The objective of the EU Water Framework Directive (WFD) is to apply comprehensive approaches to maintaining the quality and quantity of freshwater resources. According to the directive requirements, “good” ecological condition should be the goal for every water body in the watershed management area. This means that targets must be achieved for reducing both the volume of pollution and the damage to the natural surface water ecosystem. In case of groundwater, pollutant reduction is also a target. Another goal is to prevent depletion of groundwater resources in the aquifers due to poor use.
The main sources of pollution
According to Gayane Shahnazaryan, the main source of pollution in the rivers flowing into Lake Sevan is the high content of biomaterials, which indicates the inflow of untreated sewage water into the rivers.
“We have come up with certain measures for the Sevan Basin Management Plan to improve the situation. The same was done for the Hrazdan watershed management area, where we identified risky water bodies. We have assessments for different parts of the river, which testify to the inflow of untreated sewage and agricultural wastewater into Hrazdan River. There is also a presence of industrial and mining wastewater in some areas,” she said.
According to Vahagn Tonoyan, a representative of EUWI+ in Armenia, the project has mainly worked on the development of Sevan and Hrazdan water basin management plans, which are currently up for official approval by the government.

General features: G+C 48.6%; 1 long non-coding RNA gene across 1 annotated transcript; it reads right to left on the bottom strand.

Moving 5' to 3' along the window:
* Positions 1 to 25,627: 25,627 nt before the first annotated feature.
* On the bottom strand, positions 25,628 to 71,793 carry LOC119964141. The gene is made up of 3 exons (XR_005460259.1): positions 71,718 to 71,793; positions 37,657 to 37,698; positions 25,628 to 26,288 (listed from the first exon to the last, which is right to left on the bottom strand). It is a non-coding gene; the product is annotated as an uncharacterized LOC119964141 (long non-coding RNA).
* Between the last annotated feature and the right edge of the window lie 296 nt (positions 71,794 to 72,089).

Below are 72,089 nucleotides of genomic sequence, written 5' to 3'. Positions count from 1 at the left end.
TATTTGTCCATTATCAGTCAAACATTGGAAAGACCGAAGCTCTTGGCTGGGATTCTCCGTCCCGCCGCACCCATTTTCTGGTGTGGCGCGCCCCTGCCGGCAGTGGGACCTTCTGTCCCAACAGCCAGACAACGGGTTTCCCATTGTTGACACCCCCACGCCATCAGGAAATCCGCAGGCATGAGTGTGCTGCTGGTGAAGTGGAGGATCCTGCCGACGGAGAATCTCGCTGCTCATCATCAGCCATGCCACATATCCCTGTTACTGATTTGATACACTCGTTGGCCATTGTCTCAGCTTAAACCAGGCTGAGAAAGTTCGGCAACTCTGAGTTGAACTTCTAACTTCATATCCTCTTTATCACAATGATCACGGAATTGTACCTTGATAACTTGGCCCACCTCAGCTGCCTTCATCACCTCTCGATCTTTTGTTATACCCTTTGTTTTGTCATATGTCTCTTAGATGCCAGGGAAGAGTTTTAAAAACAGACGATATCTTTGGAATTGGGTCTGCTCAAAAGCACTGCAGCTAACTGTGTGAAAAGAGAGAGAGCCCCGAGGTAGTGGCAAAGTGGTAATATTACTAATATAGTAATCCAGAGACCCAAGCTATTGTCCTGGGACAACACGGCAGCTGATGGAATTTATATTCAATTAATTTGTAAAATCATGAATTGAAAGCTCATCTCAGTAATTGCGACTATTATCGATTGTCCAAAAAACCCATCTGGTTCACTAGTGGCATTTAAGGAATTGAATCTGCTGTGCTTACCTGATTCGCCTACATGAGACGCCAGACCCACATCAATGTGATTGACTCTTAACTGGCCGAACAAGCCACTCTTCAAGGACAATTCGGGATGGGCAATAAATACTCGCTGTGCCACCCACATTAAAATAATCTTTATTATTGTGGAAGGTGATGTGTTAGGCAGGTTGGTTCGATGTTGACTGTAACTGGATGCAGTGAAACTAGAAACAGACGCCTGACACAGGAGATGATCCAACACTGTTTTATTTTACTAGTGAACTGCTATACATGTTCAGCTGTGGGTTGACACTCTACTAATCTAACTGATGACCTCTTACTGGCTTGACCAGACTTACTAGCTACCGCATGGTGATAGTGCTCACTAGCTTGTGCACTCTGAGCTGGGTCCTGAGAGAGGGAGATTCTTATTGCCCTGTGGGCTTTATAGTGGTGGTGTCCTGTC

“In the context of the management plans, there should be continuous monitoring of the implementation of this programme. Our ultimate goal is to achieve a good status for surface and groundwater bodies through the action plans. Within the framework of the project, we have also worked on the hydrological monitoring and groundwater monitoring of Sevan and Hrazdan basins, and improvement of irrigation water costing. To improve the irrigation water costing in the Sevan-Hrazdan system, we have equipped 50 observation points, renovated and reconstructed 25 groundwater monitoring points (water sources, deep wells and fountain wells), repaired and installed radar systems. We have six hydrological observatories to increase the accuracy and reliability of water costing,” he explained.
Vahagn Tonoyan stressed that the process requires long-term efforts, and that Armenia is actually steadily moving toward resolution of the main issues after initiating significant measures.
The European Union’s Water Initiative Plus (EUWI+) kicked off in October 2016 in Armenia and other countries of the region. The programme is now coming to its end.
The main objective of the programme is to improve water resources management through changes in water infrastructure, such as enhancement of water monitoring capacity, re-equipment of laboratories, creation of water basin management plans, and large-scale public awareness campaigns.
Author: Gayane Yenokyan